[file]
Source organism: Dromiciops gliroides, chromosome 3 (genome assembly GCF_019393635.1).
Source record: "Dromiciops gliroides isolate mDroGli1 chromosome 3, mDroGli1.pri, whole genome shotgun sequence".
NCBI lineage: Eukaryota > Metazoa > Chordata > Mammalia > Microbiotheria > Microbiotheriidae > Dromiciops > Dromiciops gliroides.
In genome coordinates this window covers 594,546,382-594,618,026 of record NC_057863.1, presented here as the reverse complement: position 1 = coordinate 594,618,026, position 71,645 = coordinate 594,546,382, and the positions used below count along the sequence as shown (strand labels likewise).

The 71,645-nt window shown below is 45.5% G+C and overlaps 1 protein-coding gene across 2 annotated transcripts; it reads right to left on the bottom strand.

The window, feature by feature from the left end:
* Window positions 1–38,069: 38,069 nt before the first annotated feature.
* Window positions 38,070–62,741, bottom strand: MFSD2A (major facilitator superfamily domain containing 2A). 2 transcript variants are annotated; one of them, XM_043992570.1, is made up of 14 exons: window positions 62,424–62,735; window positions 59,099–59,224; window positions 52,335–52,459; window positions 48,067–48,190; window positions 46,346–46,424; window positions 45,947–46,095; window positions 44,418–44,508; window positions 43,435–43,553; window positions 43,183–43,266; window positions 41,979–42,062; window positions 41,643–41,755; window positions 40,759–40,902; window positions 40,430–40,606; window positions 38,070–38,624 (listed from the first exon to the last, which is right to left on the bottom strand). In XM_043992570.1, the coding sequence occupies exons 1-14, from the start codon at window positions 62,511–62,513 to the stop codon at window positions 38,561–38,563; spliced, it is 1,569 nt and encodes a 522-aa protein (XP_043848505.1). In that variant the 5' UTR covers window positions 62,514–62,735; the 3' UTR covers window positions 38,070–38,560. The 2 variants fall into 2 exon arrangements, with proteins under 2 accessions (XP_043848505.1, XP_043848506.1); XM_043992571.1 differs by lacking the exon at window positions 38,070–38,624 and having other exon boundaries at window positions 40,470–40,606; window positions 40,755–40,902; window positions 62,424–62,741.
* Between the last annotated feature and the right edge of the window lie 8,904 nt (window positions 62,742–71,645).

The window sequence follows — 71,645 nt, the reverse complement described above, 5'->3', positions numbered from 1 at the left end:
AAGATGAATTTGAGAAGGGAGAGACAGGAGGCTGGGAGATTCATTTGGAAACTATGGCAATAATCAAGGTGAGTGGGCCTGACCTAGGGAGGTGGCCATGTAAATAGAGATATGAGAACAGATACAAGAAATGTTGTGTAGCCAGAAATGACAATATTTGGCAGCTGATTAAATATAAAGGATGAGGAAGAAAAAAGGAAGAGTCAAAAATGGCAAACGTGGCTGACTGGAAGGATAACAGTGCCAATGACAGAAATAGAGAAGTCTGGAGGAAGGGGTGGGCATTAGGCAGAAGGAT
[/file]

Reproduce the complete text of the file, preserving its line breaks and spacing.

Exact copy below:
Source organism: Dromiciops gliroides, chromosome 3 (genome assembly GCF_019393635.1).
Source record: "Dromiciops gliroides isolate mDroGli1 chromosome 3, mDroGli1.pri, whole genome shotgun sequence".
NCBI lineage: Eukaryota > Metazoa > Chordata > Mammalia > Microbiotheria > Microbiotheriidae > Dromiciops > Dromiciops gliroides.
In genome coordinates this window covers 594,546,382-594,618,026 of record NC_057863.1, presented here as the reverse complement: position 1 = coordinate 594,618,026, position 71,645 = coordinate 594,546,382, and the positions used below count along the sequence as shown (strand labels likewise).

The 71,645-nt window shown below is 45.5% G+C and overlaps 1 protein-coding gene across 2 annotated transcripts; it reads right to left on the bottom strand.

The window, feature by feature from the left end:
* Window positions 1–38,069: 38,069 nt before the first annotated feature.
* Window positions 38,070–62,741, bottom strand: MFSD2A (major facilitator superfamily domain containing 2A). 2 transcript variants are annotated; one of them, XM_043992570.1, is made up of 14 exons: window positions 62,424–62,735; window positions 59,099–59,224; window positions 52,335–52,459; window positions 48,067–48,190; window positions 46,346–46,424; window positions 45,947–46,095; window positions 44,418–44,508; window positions 43,435–43,553; window positions 43,183–43,266; window positions 41,979–42,062; window positions 41,643–41,755; window positions 40,759–40,902; window positions 40,430–40,606; window positions 38,070–38,624 (listed from the first exon to the last, which is right to left on the bottom strand). In XM_043992570.1, the coding sequence occupies exons 1-14, from the start codon at window positions 62,511–62,513 to the stop codon at window positions 38,561–38,563; spliced, it is 1,569 nt and encodes a 522-aa protein (XP_043848505.1). In that variant the 5' UTR covers window positions 62,514–62,735; the 3' UTR covers window positions 38,070–38,560. The 2 variants fall into 2 exon arrangements, with proteins under 2 accessions (XP_043848505.1, XP_043848506.1); XM_043992571.1 differs by lacking the exon at window positions 38,070–38,624 and having other exon boundaries at window positions 40,470–40,606; window positions 40,755–40,902; window positions 62,424–62,741.
* Between the last annotated feature and the right edge of the window lie 8,904 nt (window positions 62,742–71,645).

The window sequence follows — 71,645 nt, the reverse complement described above, 5'->3', positions numbered from 1 at the left end:
AAGATGAATTTGAGAAGGGAGAGACAGGAGGCTGGGAGATTCATTTGGAAACTATGGCAATAATCAAGGTGAGTGGGCCTGACCTAGGGAGGTGGCCATGTAAATAGAGATATGAGAACAGATACAAGAAATGTTGTGTAGCCAGAAATGACAATATTTGGCAGCTGATTAAATATAAAGGATGAGGAAGAAAAAAGGAAGAGTCAAAAATGGCAAACGTGGCTGACTGGAAGGATAACAGTGCCAATGACAGAAATAGAGAAGTCTGGAGGAAGGGGTGGGCATTAGGCAGAAGGAT